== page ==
.- Parishioners at St. John Vianney are determined to rebuild after an April 16 arson attack destroyed their Hacienda Heights, Calif. church.
“The church is completely destroyed, I mean down to ashes and dust. The pews, organ, everything,” parish pastor Msgr. Tim Nichols told the 5 p.m. Sunday Mass. He presented remnants of the altar and tabernacle and said only a few vessels and vestments were saved.
“The church that (founding pastor) Msgr. James O’Callaghan built is gone. But we’re going to build another one, okay?” he said, causing fervent applause. “We will rise again.”
The Mass was celebrated in a parish hall on the church property that is typically used for wedding receptions and other events. More than 1,000 people attended.
Auxiliary Bishop Gabino Zavala, who lives two blocks away from the 5,000-member church in Los Angeles County, was awakened by a neighbor pounding on his door soon after midnight on Saturday morning. From his front lawn he could see the fire’s flames shooting 150 feet into the air. He rushed to the church to join priests and parishioners watching the blaze destroy the church and the rectory.
The fire burned for almost three hours before firefighters were able to extinguish it.
“The investigators have been quite definitive to me, this was very definitely a deliberate act,” Steve Whitmore, a spokesman for the Los Angeles County Sheriff's Department, told the Los Angeles Times.
“It’s heartbreaking,” Msgr. Nichols told parishioners at Mass. He noted the responsorial psalm’s despondent refrain “My God, My God why have you forsaken me?” and pondered whether the disaster was “rewriting the book of Job.”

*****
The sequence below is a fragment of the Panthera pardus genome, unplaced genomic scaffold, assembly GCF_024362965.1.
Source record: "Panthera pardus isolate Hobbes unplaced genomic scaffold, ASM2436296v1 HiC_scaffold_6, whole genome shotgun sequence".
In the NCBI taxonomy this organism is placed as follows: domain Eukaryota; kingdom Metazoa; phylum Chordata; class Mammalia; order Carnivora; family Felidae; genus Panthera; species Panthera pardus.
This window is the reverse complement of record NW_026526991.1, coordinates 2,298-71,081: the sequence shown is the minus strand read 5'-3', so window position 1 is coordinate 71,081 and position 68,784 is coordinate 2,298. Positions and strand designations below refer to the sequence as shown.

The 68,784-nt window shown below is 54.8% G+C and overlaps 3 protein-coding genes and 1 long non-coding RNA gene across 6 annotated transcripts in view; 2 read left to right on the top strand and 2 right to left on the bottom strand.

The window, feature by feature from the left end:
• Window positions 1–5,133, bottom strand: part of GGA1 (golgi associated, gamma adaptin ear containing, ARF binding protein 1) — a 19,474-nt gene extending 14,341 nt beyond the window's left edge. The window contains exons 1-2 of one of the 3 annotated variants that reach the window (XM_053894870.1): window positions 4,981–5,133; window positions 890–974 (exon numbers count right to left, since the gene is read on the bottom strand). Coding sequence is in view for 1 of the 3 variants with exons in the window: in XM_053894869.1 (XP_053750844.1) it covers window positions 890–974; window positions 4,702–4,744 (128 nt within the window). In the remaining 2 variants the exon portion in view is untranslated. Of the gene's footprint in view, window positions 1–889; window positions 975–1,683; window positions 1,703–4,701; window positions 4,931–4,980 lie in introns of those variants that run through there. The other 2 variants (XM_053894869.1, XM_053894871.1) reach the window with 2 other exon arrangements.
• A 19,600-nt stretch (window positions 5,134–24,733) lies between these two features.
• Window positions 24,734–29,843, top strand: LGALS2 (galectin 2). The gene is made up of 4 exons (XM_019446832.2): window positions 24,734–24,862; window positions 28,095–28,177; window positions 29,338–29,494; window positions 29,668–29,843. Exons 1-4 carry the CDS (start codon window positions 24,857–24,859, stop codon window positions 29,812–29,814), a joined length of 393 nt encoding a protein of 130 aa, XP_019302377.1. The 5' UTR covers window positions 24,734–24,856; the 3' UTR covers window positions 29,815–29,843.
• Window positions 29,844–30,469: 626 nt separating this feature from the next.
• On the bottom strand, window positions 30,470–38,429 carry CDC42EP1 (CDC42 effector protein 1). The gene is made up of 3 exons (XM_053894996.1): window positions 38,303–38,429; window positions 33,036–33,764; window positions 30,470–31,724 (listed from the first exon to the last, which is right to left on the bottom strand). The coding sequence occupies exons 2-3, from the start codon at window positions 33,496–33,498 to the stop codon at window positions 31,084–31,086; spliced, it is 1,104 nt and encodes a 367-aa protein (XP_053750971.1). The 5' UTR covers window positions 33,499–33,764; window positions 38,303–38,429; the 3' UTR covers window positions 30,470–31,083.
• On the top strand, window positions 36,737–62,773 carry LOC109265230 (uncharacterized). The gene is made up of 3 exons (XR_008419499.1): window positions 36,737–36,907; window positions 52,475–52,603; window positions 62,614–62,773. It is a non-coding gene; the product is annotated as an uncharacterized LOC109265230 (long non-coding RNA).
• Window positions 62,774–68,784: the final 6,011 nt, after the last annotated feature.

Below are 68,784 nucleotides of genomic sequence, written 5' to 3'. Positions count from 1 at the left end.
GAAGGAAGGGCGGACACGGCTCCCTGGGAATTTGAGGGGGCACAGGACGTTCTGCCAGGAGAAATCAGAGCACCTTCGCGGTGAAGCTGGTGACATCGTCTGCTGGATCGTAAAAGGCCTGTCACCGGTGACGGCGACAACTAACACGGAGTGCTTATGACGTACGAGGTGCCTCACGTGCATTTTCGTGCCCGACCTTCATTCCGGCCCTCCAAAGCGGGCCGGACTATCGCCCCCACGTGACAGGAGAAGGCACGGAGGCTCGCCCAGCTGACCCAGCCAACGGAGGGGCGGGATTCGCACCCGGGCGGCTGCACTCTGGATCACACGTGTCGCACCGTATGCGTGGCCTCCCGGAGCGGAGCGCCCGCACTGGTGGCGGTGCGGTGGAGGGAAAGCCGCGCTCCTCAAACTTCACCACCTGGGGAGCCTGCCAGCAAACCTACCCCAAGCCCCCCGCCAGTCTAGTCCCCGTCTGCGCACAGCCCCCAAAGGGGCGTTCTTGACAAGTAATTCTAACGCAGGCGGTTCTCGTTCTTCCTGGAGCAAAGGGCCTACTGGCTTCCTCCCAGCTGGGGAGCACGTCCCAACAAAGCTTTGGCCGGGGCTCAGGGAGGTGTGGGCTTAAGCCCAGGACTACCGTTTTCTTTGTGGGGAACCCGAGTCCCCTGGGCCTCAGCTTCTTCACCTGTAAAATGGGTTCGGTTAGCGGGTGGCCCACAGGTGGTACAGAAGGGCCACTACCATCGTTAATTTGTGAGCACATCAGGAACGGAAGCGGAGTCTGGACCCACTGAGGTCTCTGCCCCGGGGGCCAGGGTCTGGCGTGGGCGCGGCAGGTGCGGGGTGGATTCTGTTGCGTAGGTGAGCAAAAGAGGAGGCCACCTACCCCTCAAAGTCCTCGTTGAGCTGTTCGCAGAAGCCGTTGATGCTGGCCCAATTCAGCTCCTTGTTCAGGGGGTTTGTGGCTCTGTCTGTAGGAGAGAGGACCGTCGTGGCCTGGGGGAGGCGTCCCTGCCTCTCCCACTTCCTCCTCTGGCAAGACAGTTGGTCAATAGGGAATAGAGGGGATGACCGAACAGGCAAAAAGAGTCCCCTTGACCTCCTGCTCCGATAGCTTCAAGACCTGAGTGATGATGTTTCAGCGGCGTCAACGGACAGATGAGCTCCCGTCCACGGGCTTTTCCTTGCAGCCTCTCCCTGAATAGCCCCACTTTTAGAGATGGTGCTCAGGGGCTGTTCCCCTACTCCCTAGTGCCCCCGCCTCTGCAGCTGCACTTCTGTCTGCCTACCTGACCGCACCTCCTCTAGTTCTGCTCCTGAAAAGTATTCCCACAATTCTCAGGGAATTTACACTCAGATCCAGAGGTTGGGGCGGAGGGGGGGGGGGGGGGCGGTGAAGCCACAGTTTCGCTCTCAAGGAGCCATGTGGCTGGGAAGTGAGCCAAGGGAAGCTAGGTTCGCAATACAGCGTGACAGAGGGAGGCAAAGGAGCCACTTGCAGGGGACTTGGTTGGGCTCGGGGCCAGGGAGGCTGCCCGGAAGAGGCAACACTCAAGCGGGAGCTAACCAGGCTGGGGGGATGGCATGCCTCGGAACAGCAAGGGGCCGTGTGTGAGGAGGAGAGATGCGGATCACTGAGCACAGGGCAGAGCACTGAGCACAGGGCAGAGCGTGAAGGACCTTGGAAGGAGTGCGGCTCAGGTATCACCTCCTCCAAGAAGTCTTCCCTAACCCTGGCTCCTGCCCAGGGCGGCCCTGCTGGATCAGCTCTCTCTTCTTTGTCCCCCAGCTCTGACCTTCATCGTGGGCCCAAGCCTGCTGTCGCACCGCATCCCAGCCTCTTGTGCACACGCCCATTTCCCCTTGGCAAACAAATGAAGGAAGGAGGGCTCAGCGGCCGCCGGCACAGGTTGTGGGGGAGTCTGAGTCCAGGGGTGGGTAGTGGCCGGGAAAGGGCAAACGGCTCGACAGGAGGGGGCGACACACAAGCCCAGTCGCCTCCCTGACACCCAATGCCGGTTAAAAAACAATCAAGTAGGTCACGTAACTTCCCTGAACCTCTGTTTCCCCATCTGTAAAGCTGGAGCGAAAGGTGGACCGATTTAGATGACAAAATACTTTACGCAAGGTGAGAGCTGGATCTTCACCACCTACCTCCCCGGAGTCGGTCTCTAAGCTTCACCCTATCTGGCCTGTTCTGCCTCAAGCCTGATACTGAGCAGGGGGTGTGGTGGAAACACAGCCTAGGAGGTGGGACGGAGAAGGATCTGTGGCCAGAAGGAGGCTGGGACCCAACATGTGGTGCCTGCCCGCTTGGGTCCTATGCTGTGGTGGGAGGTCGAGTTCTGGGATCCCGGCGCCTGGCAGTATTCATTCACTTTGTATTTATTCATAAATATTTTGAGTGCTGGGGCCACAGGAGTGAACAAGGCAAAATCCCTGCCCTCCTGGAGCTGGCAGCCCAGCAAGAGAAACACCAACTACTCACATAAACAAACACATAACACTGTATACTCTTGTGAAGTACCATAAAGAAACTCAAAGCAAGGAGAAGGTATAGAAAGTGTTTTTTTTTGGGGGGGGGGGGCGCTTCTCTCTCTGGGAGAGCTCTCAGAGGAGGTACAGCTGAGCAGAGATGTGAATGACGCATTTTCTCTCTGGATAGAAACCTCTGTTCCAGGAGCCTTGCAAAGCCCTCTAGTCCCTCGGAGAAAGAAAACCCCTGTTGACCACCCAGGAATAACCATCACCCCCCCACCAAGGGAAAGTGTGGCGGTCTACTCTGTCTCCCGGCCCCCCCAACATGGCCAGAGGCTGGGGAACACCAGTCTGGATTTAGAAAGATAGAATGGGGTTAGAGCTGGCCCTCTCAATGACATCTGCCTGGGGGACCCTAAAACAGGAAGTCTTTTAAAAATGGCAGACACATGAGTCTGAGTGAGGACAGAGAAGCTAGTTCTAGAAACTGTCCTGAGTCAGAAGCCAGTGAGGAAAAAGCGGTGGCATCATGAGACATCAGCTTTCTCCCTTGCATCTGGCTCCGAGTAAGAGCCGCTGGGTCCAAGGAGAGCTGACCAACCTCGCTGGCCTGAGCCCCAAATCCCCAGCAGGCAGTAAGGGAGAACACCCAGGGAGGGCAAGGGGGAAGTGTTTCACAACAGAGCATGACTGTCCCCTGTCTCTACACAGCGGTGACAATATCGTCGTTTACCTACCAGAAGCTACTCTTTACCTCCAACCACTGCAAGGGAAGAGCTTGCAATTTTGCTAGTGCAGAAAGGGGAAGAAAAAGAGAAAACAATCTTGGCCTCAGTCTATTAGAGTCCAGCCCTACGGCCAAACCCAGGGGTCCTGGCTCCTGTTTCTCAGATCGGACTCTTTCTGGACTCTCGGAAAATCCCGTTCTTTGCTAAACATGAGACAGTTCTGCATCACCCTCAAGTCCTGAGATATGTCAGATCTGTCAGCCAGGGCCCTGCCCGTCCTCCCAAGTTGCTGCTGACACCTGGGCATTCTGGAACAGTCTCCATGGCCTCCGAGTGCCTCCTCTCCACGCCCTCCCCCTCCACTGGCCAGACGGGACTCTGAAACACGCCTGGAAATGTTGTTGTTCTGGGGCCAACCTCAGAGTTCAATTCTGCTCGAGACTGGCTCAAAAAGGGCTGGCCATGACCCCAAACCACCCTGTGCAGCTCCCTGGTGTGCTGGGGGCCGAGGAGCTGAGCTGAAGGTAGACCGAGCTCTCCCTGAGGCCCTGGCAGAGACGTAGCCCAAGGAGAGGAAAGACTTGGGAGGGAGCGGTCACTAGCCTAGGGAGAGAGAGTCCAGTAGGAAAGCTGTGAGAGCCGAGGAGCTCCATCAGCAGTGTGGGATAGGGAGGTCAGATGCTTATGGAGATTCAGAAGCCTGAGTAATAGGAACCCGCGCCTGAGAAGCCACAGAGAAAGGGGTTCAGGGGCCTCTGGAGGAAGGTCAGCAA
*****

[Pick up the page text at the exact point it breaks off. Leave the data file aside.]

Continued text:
However, he rallied parishioners.
“Before there were churches, there was us, right? We’re the church, right? … We’re a community first and then we build the church buildings,” he affirmed.
He said reconstruction will take “two to three years” and “millions of dollars” because money from insurance will certainly not cover the full cost.
Alice Ameluxen, 43, grew up in the parish and her parents were among its founding parishioners.
“My happiest and saddest memories are here,” she told the LA Times. “I just feel like I lost my home.”
The fire caused an estimated $8 million to $10 million in damages. Parishioners have created a Facebook page called “Rebuild St. John Vianney Church” and a website to help draw attention to the rebuilding effort.
Present and former parishioners are using the page to share their memories and pledge support.
Various crimes have targeted Catholic churches in California in recent years. In January one or more vandals spray-painted the misspelled phrase “Kill the Cathlics” on churches in Anaheim and Irvine.
In May 2010 vandals broke into and ransacked St. Rose of Lima parish school in the city of Maywood in Los Angeles County.
Holy Rosary Church in Woodland near Sacramento has been victimized by theft and vandalism four times since 2007. St. Stanislaus Church in Modesto suffered a burglary and vandal attack which desecrated the sanctuary, knocking down and damaging four statues of the Virgin Mary.
The Facebook page and the website for rebuilding effort can be found at: http://www.facebook.com/RebuildStJohnVianneyChurch